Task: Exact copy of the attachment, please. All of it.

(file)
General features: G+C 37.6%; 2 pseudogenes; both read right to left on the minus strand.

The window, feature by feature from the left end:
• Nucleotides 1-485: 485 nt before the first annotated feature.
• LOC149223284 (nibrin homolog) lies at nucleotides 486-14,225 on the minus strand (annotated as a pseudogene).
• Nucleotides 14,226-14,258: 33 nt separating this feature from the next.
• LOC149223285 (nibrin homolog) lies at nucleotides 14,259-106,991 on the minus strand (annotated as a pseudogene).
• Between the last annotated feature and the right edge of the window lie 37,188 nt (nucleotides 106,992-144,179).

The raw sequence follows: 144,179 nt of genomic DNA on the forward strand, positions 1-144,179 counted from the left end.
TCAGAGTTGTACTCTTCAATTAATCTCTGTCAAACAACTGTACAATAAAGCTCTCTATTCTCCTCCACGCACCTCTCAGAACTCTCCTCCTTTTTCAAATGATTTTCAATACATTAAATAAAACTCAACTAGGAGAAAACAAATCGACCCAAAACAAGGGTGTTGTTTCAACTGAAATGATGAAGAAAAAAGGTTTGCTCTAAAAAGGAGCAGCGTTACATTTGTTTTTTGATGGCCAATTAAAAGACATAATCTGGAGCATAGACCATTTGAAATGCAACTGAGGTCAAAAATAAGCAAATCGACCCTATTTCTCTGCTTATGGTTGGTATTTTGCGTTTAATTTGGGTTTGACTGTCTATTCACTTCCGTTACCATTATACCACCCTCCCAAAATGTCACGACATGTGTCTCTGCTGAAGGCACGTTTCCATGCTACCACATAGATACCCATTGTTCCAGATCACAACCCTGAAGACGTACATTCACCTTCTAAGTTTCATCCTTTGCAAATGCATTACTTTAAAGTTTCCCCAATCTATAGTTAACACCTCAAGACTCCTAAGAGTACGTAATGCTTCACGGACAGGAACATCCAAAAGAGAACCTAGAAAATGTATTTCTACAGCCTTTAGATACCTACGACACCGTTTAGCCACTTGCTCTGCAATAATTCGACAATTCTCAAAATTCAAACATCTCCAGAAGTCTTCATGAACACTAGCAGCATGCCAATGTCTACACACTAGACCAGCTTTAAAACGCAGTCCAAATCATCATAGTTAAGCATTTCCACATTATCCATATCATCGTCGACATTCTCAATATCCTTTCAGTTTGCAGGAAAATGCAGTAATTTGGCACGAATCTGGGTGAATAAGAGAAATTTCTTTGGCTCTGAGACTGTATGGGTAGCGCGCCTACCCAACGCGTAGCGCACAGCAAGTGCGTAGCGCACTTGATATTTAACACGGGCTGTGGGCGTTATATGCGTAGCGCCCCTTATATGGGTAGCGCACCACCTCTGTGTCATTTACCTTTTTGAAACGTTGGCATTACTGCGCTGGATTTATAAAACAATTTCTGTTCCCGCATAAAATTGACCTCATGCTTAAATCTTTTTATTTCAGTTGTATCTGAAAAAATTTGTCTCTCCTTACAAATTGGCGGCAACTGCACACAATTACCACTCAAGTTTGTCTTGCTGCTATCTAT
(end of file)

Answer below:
General features: G+C 37.6%; 2 pseudogenes; both read right to left on the minus strand.

The window, feature by feature from the left end:
• Nucleotides 1-485: 485 nt before the first annotated feature.
• LOC149223284 (nibrin homolog) lies at nucleotides 486-14,225 on the minus strand (annotated as a pseudogene).
• Nucleotides 14,226-14,258: 33 nt separating this feature from the next.
• LOC149223285 (nibrin homolog) lies at nucleotides 14,259-106,991 on the minus strand (annotated as a pseudogene).
• Between the last annotated feature and the right edge of the window lie 37,188 nt (nucleotides 106,992-144,179).

The raw sequence follows: 144,179 nt of genomic DNA on the forward strand, positions 1-144,179 counted from the left end.
TCAGAGTTGTACTCTTCAATTAATCTCTGTCAAACAACTGTACAATAAAGCTCTCTATTCTCCTCCACGCACCTCTCAGAACTCTCCTCCTTTTTCAAATGATTTTCAATACATTAAATAAAACTCAACTAGGAGAAAACAAATCGACCCAAAACAAGGGTGTTGTTTCAACTGAAATGATGAAGAAAAAAGGTTTGCTCTAAAAAGGAGCAGCGTTACATTTGTTTTTTGATGGCCAATTAAAAGACATAATCTGGAGCATAGACCATTTGAAATGCAACTGAGGTCAAAAATAAGCAAATCGACCCTATTTCTCTGCTTATGGTTGGTATTTTGCGTTTAATTTGGGTTTGACTGTCTATTCACTTCCGTTACCATTATACCACCCTCCCAAAATGTCACGACATGTGTCTCTGCTGAAGGCACGTTTCCATGCTACCACATAGATACCCATTGTTCCAGATCACAACCCTGAAGACGTACATTCACCTTCTAAGTTTCATCCTTTGCAAATGCATTACTTTAAAGTTTCCCCAATCTATAGTTAACACCTCAAGACTCCTAAGAGTACGTAATGCTTCACGGACAGGAACATCCAAAAGAGAACCTAGAAAATGTATTTCTACAGCCTTTAGATACCTACGACACCGTTTAGCCACTTGCTCTGCAATAATTCGACAATTCTCAAAATTCAAACATCTCCAGAAGTCTTCATGAACACTAGCAGCATGCCAATGTCTACACACTAGACCAGCTTTAAAACGCAGTCCAAATCATCATAGTTAAGCATTTCCACATTATCCATATCATCGTCGACATTCTCAATATCCTTTCAGTTTGCAGGAAAATGCAGTAATTTGGCACGAATCTGGGTGAATAAGAGAAATTTCTTTGGCTCTGAGACTGTATGGGTAGCGCGCCTACCCAACGCGTAGCGCACAGCAAGTGCGTAGCGCACTTGATATTTAACACGGGCTGTGGGCGTTATATGCGTAGCGCCCCTTATATGGGTAGCGCACCACCTCTGTGTCATTTACCTTTTTGAAACGTTGGCATTACTGCGCTGGATTTATAAAACAATTTCTGTTCCCGCATAAAATTGACCTCATGCTTAAATCTTTTTATTTCAGTTGTATCTGAAAAAATTTGTCTCTCCTTACAAATTGGCGGCAACTGCACACAATTACCACTCAAGTTTGTCTTGCTGCTATCTAT